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25 June 2023

How are Sniffer Dogs trained?

Dogs can be deployed at events, high-security areas, and commercial premises.

Sniffer dogs are professionally trained to detect substances and prohibited or illegal items. They are deployed at events, high-security areas, and commercial premises to prevent anybody from entering the site without being screened. While we often see sniffer dogs around airports, train stations and government buildings, they are also used at festivals, restricted-access buildings.

Sniffer dogs are professionally trained to detect substances and prohibited or illegal items. They are deployed at events, high-security areas, and commercial premises to prevent anybody from entering the site without being screened.

While we often see sniffer dogs around airports, train stations and government buildings, they are also used at festivals, restricted-access buildings and commercial sites that require increased security.

The basis of a sniffer dog’s training is that they approach their job as a fun, interesting game! If a sniffer dog sits down by a suspicious package or abandoned item of luggage or wags its tail furiously, it has likely picked up on a positive scent – and is waiting for a reward.

Training Protocols for Detection Dogs

K9s are trained security dogs that can be instructed to search for specific substances or a range of items. The training process can save several months and continues until the dog has a 100% success rate when tested under real-world circumstances.

Most training programmes follow a routine similar to this:

Initially, the trainer will replicate the search or detection environment with a toy. The selected toy is normally something basic and unscented, such as a small piece of fabric, rather than an actual dog toy that could distract a trainee.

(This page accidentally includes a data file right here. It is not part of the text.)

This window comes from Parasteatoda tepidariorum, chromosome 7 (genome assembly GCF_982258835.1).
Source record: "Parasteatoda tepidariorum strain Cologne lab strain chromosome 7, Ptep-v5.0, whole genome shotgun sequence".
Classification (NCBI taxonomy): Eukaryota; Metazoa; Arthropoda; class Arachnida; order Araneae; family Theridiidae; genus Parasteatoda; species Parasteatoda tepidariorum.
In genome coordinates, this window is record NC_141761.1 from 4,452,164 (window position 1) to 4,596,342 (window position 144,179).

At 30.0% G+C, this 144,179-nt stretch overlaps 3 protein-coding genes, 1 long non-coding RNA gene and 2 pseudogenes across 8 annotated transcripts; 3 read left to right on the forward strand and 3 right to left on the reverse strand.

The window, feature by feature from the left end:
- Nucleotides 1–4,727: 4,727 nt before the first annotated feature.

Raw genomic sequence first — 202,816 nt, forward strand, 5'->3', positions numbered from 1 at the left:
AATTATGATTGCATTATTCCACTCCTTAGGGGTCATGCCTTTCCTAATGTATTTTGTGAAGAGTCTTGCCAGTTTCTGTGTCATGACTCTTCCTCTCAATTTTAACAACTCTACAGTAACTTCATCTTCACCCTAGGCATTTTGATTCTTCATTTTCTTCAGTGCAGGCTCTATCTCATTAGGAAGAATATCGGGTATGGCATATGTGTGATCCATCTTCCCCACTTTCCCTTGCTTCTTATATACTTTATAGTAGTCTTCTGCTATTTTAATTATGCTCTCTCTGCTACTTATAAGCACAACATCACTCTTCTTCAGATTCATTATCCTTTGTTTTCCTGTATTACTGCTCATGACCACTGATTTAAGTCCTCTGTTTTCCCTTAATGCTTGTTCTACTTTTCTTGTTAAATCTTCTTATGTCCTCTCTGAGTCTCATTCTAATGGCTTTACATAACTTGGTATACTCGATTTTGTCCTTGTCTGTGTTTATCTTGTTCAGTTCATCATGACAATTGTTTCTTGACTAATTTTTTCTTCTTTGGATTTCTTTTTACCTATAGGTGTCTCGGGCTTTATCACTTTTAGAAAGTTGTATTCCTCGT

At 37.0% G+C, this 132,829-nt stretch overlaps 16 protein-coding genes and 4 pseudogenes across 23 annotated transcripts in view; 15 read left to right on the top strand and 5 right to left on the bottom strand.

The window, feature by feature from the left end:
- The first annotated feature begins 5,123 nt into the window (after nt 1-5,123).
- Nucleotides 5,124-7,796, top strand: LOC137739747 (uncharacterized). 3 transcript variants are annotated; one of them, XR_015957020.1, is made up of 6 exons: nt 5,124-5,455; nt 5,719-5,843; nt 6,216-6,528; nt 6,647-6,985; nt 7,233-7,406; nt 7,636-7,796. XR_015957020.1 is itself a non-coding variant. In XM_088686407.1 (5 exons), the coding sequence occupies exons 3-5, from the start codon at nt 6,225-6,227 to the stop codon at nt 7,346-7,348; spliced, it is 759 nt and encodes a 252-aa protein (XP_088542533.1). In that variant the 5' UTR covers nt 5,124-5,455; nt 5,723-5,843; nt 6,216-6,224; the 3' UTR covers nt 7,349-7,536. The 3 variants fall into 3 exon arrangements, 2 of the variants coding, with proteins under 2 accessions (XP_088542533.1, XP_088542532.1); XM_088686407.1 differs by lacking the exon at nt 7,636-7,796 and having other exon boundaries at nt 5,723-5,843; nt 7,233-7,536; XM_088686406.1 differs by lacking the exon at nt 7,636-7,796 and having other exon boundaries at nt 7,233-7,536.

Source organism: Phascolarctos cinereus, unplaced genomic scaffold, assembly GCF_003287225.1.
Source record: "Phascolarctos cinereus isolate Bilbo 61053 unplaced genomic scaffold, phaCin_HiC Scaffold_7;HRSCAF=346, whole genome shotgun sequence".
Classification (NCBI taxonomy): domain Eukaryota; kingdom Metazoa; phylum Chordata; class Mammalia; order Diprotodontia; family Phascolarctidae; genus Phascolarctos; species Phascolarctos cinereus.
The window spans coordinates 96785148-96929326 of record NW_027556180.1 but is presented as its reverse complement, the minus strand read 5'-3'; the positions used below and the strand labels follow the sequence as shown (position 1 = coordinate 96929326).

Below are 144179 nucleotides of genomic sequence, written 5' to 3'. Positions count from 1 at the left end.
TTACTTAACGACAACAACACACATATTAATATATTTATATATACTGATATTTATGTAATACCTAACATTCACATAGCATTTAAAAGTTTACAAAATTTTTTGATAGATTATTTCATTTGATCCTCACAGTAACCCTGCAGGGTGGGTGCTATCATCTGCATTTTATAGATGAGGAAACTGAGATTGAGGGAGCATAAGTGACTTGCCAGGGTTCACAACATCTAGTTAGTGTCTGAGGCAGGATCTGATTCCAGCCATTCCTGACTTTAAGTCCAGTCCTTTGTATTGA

Every time the dog finds the toy, they receive a high-value reward and look forward to the next search, anticipating a treat if they are successful.
As the K9 progresses, searches may be timed, or the dog might be trained to detect and retrieve the item, depending on the detection duties they are being prepared for.
In time, the trainer will begin to hide the same toy but with a scent of gunpowder, drugs, or illicit substances, while the K9 continues the same game but associates a new smell with their target item.
Trainers use diverse methods to challenge the dog to actively search, starting in a small area and expanding to wider areas, hiding the toy in small, discrete spaces as might be the case with an illegal item.

Before a K9 detection dog is ready for active duty, it will be able to find the toy amid distractions, thousands of conflicting scents, when the toy is hidden inside a bag or box, and when it is out of its reach and line of sight.

Sniffer dogs are active, happy, and engaged with the game. While they can provide an invaluable service and improve security, they do not associate detection with risk, threat, or danger – those aspects are the responsibility of their human handlers.

Why Do Sniffer Dogs Sit or Bow When They Detect Something?

The objective of a sniffer dog is to detect; no more, no less. Selected breeds have an extraordinary sense of smell, up to 10,000 times stronger than a human, by conservative estimates, and can pick up tiny odours as far as 20 km away if the wind is blowing in the right direction.

These skills are impossible to replicate with equipment or technological surveillance and can even be lifesaving in some scenarios.

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